2. Salvation is perfectly reasonable in its conditions. First, it is free. It is God, and " God is love." And "If a man would give all the substance of his house for love, it would utterly be contemned. "—Song of Solomon 8: 7. Salvation can no more be bought than can love. It is purely the gift of divine love and mercy. And who can find fault with such an overflow of divine goodness? Thousands would purchase salvation at most any price if it could thus be obtained. But that would be incompatible with the Divine Goodness, and also rob him of the glory. It would also leave man an occasion to boast in self, and so be a detriment to him. But salvation is free. So it is available for all men, and God gets all the glory; and justice and reason approve the wondrous plan.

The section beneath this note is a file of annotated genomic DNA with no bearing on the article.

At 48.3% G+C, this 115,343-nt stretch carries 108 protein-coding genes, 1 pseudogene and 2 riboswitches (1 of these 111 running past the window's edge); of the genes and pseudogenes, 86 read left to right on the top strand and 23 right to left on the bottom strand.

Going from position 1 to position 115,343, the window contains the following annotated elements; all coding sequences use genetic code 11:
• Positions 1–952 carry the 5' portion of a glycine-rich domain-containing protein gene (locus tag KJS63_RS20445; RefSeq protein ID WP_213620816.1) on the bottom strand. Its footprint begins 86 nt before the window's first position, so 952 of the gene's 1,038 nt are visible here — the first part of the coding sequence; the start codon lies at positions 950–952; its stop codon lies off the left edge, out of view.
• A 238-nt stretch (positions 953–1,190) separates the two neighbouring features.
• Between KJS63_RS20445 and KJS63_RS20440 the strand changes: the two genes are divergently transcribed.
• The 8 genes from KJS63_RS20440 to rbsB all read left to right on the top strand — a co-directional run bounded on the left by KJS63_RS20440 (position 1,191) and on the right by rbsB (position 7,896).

As it can not be bought by money, so likewise, it is "Not by works of righteousness which we have done, but according to his mercy, he saved us, by the washing of regeneration, and the renewing of the Holy Spirit. "—Tit. 3: 5, 6. Good works are excluded from having any part in obtaining salvation, for the same good reasons that money is no consideration.

Repentance is the first condition of salvation. It means a godly sorrow for sin, confessing and forever forsaking sin. To repent is to cease from all sinning in the future. "Repentance is unto life."—Acts 11: 18. "Unto salvation."—2 Cor. 7:10. It is sure to bring the soul to the point where faith grasps the boon of eternal life. It is the gift of God, to the Jew first, Acts 5: 3, also to the Gentile, Acts 11:18.